The Dandenongs, the mountainous area just north of the city, had attracted tourists for more than a century, so I was keen to see the area for myself, if only to compare it with the lowlands further south. But when Carmen said, ‘I’m certain Will would have come here – people did, all the time…’ I felt a tingle of anticipation.
With Melbourne far behind us, we drove through aromatic forests to Yarra Glen and Ferntree Gully, and the eloquently named settlements of Gembrook and Emerald. I thought of Will seeing all this for the first time and knew he would have been entranced. It was an artist’s dream of form and colour – with more greens than even Ireland could boast – a magical journey along winding roads arched by extraordinary plants and giant fern-trees, the flutter of bright cockatoos and sound of bell-birds everywhere…
It was a day like no other, and, having come through the Dandenongs in a wide circle, we arrived at Belgrave in the late afternoon. Close by, Carmen showed us the lovely old house where she’d holidayed with her grandparents as a child. Snapping away with the cameras, we were still talking – as we had for hours – about life and the odd connections between people and places.
I told her that here in Australia, in just a few days, we’d had a sense of time and place and people connecting like links in a chain. Every link seemed to resonate, as it did from the beginning in Otley, York and Lincoln. More recently, even that blast of inspiration at the Menin Gate in Ypres had been topped by another strange experience.
Just a few weeks previously, having done some research into the former WW1 hospital at Wandsworth in London, I’d discovered that the old building had recently been renovated into flats, studios and a bistro restaurant.
As I explained to Carmen, my friend Lena and I had planned some research in London with a visit to this place for lunch. It was a miserable day, drizzling with rain, so we took a taxi. Spying the building from across the common, I could see it was grand, but the taxi dropped us at what seemed an ignominious entrance. Inside a soot-blackened gateway stood two concrete blocks of flats. Surely this wasn’t the way in? Uncertain, fumbling with my brolly, I stepped between the gateposts and crossed some invisible boundary – and instantly, everything changed.
‘Honestly, it was like arriving at a Christmas party – still in your winter coat and boots – when suddenly, someone grabs you and sweeps you into the dance…’
Chuckling at the image, Carmen begged me to go on.
‘It was a physical sensation – absolute lightness and joy. I wanted to say, hang on a minute, let me get my bearings, but it was impossible. I was laughing and dancing along. Poor Lena could barely keep up! She kept saying, What’s happening – what’s going on?
‘But I didn’t know, either. I might have doubted myself later,’ I confessed, ‘wondering if I’d imagined it all. But Lena was there – she saw it happening. Apparently, for about fifteen minutes I was utterly transformed – happy and uplifted, but in a way she’d never seen before. Neither of us could explain it.’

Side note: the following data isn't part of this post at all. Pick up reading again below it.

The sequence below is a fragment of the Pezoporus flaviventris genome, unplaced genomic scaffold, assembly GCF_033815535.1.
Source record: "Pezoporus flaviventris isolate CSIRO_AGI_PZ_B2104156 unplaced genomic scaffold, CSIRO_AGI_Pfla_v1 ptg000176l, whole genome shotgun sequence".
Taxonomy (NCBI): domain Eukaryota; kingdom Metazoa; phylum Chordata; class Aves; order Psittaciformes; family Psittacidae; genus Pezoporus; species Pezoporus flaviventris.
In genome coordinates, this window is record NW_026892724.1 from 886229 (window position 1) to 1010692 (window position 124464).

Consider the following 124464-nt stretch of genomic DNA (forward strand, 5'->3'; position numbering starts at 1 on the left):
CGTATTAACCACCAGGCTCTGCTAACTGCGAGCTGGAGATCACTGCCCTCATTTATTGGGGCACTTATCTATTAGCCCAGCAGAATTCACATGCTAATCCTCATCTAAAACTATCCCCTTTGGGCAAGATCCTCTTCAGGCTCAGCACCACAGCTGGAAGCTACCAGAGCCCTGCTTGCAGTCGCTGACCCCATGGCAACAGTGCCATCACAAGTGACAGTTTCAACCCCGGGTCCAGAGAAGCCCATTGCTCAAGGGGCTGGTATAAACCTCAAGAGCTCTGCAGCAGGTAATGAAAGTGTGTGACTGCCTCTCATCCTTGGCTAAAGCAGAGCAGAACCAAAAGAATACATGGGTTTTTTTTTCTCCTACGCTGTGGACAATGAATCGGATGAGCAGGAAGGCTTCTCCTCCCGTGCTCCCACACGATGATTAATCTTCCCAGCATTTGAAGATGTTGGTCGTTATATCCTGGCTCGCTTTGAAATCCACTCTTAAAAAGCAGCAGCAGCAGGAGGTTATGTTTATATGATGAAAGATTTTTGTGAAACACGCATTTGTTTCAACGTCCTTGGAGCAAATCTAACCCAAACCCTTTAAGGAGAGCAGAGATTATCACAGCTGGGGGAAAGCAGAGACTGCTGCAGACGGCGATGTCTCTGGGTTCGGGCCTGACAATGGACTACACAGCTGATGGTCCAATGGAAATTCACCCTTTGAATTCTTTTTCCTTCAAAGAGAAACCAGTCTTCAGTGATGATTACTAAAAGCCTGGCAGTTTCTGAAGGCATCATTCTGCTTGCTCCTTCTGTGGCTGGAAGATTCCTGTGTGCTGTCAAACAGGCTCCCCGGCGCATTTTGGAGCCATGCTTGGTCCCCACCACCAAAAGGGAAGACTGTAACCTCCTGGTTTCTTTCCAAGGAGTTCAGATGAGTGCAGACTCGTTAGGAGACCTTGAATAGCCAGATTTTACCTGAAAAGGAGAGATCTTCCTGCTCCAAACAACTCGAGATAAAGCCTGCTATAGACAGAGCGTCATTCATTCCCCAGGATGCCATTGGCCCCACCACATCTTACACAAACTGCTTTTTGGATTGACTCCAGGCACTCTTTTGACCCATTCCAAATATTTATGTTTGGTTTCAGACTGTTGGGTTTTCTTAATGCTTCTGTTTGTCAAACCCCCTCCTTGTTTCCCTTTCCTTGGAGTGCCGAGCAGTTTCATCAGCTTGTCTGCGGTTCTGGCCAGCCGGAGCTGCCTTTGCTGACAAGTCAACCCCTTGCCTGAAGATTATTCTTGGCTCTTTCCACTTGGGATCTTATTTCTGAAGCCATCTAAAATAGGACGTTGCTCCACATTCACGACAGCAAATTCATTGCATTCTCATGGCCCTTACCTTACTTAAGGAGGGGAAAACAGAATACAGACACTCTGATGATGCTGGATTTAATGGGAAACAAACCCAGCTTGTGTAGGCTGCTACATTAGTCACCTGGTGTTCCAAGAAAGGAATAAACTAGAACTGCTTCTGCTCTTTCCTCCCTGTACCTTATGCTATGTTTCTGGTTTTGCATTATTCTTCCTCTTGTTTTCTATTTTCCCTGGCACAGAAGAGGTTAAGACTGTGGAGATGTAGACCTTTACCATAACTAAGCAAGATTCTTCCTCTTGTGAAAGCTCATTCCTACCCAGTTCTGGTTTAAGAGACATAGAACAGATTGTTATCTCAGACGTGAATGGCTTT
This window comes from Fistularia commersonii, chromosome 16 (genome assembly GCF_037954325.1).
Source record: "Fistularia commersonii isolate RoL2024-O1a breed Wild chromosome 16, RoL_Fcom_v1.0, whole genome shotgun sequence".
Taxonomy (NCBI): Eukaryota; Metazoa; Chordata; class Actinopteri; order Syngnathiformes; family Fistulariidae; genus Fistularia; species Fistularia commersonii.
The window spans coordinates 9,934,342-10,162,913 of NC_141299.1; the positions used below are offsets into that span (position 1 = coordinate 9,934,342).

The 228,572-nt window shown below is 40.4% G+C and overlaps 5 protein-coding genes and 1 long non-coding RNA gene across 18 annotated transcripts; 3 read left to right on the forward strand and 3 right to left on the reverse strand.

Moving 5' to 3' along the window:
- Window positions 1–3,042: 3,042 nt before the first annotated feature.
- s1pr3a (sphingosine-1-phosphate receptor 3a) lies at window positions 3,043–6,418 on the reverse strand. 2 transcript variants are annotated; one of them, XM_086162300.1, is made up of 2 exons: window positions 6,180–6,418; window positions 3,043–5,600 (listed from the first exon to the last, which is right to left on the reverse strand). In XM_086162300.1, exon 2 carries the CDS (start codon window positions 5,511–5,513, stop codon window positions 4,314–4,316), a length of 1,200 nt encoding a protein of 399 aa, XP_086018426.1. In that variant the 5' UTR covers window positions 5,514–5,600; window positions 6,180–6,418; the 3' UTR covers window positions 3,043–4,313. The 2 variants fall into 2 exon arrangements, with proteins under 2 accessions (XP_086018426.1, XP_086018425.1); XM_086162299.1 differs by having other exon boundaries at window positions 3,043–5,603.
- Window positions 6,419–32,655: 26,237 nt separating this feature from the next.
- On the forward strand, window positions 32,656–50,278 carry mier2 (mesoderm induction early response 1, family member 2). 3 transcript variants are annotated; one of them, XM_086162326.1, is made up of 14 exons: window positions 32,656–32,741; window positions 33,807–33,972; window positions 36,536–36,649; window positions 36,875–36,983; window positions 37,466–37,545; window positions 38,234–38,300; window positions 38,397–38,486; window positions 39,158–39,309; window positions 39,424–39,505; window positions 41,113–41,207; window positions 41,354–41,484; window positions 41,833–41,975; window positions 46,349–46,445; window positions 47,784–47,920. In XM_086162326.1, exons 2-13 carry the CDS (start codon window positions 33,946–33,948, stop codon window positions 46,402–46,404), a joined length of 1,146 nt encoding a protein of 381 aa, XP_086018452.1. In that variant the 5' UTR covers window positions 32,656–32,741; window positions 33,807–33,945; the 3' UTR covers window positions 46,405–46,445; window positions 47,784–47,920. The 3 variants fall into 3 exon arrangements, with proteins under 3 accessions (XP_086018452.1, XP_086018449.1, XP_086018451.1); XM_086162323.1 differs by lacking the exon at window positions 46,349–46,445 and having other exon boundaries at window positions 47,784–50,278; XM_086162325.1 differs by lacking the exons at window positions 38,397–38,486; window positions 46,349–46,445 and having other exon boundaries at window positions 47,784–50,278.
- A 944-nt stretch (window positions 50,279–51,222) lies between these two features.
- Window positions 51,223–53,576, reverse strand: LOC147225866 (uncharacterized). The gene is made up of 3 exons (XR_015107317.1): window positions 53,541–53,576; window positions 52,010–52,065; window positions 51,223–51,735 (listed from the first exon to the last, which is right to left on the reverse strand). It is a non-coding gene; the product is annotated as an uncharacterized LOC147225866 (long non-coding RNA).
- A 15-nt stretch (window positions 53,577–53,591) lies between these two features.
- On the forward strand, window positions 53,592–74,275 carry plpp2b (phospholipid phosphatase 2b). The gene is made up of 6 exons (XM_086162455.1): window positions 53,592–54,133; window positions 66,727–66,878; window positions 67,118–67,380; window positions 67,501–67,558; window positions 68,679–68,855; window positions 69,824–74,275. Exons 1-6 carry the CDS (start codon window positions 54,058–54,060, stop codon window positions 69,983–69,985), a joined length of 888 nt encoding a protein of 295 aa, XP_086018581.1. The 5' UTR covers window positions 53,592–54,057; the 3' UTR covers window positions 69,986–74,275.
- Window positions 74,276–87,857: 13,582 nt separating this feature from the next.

Carmen was astonished, but also intrigued. The sensation I described reminded her, she said, of her friend Rosamond Lehmann, the writer. In the early 1950s Rosamond’s daughter Sally had contracted polio in the Far East, and tragically died within days. At home in England, her mother was distraught with grief. But a week or so later, Rosamond had experienced a similar kind of dancing lightness, leading to a discovery that was to change her life.
In her memoir, The Swan in the Evening, she’d written about that time, and the extraordinary events which followed. Carmen promised to send me a copy of the book, re-published under the Virago imprint, once she arrived back in London.
Peter and I flew home the next day, arriving on the Thursday. Three days later, in The Sunday Times, was a piece which startled me – an obituary for Rosamond Lehmann, who had died earlier that week. At once I wrote a letter of sympathy to Carmen on the loss of her friend.
Carmen’s reply confirmed what I suspected – that we were on the road, talking about Rosamond around the time she died. Like me, she thought it extraordinary.
‘You see,’ Carmen wrote, ‘the very next morning I had a phone call from London saying that Rosamond had died the night before, whilst she was eating her supper. Well, we were careering along the road at 11 o’clock that morning, weren’t we? Rosamond would have died about two hours before. I am not the right person to write about this, but I can’t help feeling that Rosamond leapt across the ocean to make sure I was with exactly the right person when she died…’
A few days later, Carmen sent me a copy of Rosamunde Lehmann’s autobiography, The Swan in the Evening. It did indeed contain a similar experience to mine at Wandsworth – different circumstances but a matching sensation. I found the book to be both strange and beautiful, containing far more startling accounts of ‘other-worldliness’ than those I’ve recorded.
I found myself thinking of Brian Inglis, also a friend of Rosamond Lehmann. It was Rosamond who’d suggested he write something about the mystery of intuition. That book, The Unknown Guest, was a precursor to Brian’s book, Coincidence – and that, you might say, is where I came in with this series of blogs.
But the story isn’t quite over yet…